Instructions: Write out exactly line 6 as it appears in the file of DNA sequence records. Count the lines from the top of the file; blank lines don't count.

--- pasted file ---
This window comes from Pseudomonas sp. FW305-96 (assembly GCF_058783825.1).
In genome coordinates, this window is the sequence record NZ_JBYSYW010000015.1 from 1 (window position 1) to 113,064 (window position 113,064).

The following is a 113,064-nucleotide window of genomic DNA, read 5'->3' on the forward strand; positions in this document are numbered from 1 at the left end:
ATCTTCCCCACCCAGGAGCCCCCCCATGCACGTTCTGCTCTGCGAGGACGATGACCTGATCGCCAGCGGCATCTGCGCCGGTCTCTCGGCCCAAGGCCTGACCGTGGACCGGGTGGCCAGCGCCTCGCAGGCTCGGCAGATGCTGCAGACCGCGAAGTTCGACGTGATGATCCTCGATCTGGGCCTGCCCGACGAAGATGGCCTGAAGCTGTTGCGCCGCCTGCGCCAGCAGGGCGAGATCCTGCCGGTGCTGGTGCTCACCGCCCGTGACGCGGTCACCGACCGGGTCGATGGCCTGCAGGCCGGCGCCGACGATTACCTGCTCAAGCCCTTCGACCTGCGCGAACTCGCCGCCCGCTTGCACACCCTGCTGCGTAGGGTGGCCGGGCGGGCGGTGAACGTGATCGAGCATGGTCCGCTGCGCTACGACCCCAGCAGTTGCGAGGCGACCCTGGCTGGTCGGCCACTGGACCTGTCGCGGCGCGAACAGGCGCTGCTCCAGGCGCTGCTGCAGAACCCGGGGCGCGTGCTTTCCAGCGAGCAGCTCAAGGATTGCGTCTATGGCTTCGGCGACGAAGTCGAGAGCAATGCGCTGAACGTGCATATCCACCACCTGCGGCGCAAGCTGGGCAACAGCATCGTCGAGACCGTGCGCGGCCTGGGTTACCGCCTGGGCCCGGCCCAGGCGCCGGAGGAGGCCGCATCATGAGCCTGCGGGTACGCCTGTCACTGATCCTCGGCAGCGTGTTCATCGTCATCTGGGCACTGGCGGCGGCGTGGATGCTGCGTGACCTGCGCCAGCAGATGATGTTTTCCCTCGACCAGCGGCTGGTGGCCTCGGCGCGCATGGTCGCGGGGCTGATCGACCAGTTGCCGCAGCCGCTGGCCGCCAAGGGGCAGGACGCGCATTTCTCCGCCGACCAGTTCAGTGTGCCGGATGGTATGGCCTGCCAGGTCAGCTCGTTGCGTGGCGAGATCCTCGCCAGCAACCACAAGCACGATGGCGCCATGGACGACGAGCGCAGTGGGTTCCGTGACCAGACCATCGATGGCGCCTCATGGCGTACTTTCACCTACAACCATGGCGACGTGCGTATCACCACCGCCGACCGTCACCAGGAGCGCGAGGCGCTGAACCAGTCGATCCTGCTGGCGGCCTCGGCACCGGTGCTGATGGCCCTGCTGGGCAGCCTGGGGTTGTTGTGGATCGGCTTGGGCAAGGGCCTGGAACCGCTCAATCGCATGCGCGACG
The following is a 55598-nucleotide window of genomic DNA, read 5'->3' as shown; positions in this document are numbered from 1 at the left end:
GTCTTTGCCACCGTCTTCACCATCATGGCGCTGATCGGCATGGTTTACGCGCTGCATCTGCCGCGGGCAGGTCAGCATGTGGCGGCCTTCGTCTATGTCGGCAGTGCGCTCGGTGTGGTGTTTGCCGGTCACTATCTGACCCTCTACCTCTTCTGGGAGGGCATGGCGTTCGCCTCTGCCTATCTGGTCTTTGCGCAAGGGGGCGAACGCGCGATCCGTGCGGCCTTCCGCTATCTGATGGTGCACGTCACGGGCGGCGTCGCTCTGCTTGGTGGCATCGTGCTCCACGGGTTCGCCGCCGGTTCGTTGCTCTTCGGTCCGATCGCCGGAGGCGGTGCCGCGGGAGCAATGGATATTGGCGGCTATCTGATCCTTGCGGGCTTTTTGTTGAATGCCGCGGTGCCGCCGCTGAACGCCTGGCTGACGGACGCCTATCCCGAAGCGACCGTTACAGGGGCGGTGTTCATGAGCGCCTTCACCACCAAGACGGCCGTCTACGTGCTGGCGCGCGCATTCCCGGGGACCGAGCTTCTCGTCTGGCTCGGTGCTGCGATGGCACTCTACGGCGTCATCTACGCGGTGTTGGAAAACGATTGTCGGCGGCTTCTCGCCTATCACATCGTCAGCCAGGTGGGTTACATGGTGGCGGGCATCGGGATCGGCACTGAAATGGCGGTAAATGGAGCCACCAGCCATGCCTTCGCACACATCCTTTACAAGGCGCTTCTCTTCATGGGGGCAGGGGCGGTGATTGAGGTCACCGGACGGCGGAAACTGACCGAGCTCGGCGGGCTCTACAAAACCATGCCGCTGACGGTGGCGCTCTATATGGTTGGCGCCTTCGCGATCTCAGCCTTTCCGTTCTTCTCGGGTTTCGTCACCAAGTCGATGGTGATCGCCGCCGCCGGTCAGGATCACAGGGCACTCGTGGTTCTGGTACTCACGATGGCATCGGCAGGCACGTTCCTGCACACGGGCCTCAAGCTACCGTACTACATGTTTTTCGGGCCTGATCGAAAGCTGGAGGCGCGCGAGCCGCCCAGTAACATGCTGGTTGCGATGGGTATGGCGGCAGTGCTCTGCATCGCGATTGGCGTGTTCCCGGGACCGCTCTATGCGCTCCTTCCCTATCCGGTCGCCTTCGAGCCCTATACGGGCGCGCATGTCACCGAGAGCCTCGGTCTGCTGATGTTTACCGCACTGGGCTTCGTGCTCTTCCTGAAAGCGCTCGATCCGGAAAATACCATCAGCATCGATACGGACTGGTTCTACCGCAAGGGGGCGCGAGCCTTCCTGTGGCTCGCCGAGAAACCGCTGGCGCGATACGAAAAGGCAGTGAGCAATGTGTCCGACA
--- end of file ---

GTCTTTGCCACCGTCTTCACCATCATGGCGCTGATCGGCATGGTTTACGCGCTGCATCTGCCGCGGGCAGGTCAGCATGTGGCGGCCTTCGTCTATGTCGGCAGTGCGCTCGGTGTGGTGTTTGCCGGTCACTATCTGACCCTCTACCTCTTCTGGGAGGGCATGGCGTTCGCCTCTGCCTATCTGGTCTTTGCGCAAGGGGGCGAACGCGCGATCCGTGCGGCCTTCCGCTATCTGATGGTGCACGTCACGGGCGGCGTCGCTCTGCTTGGTGGCATCGTGCTCCACGGGTTCGCCGCCGGTTCGTTGCTCTTCGGTCCGATCGCCGGAGGCGGTGCCGCGGGAGCAATGGATATTGGCGGCTATCTGATCCTTGCGGGCTTTTTGTTGAATGCCGCGGTGCCGCCGCTGAACGCCTGGCTGACGGACGCCTATCCCGAAGCGACCGTTACAGGGGCGGTGTTCATGAGCGCCTTCACCACCAAGACGGCCGTCTACGTGCTGGCGCGCGCATTCCCGGGGACCGAGCTTCTCGTCTGGCTCGGTGCTGCGATGGCACTCTACGGCGTCATCTACGCGGTGTTGGAAAACGATTGTCGGCGGCTTCTCGCCTATCACATCGTCAGCCAGGTGGGTTACATGGTGGCGGGCATCGGGATCGGCACTGAAATGGCGGTAAATGGAGCCACCAGCCATGCCTTCGCACACATCCTTTACAAGGCGCTTCTCTTCATGGGGGCAGGGGCGGTGATTGAGGTCACCGGACGGCGGAAACTGACCGAGCTCGGCGGGCTCTACAAAACCATGCCGCTGACGGTGGCGCTCTATATGGTTGGCGCCTTCGCGATCTCAGCCTTTCCGTTCTTCTCGGGTTTCGTCACCAAGTCGATGGTGATCGCCGCCGCCGGTCAGGATCACAGGGCACTCGTGGTTCTGGTACTCACGATGGCATCGGCAGGCACGTTCCTGCACACGGGCCTCAAGCTACCGTACTACATGTTTTTCGGGCCTGATCGAAAGCTGGAGGCGCGCGAGCCGCCCAGTAACATGCTGGTTGCGATGGGTATGGCGGCAGTGCTCTGCATCGCGATTGGCGTGTTCCCGGGACCGCTCTATGCGCTCCTTCCCTATCCGGTCGCCTTCGAGCCCTATACGGGCGCGCATGTCACCGAGAGCCTCGGTCTGCTGATGTTTACCGCACTGGGCTTCGTGCTCTTCCTGAAAGCGCTCGATCCGGAAAATACCATCAGCATCGATACGGACTGGTTCTACCGCAAGGGGGCGCGAGCCTTCCTGTGGCTCGCCGAGAAACCGCTGGCGCGATACGAAAAGGCAGTGAGCAATGTGTCCGACA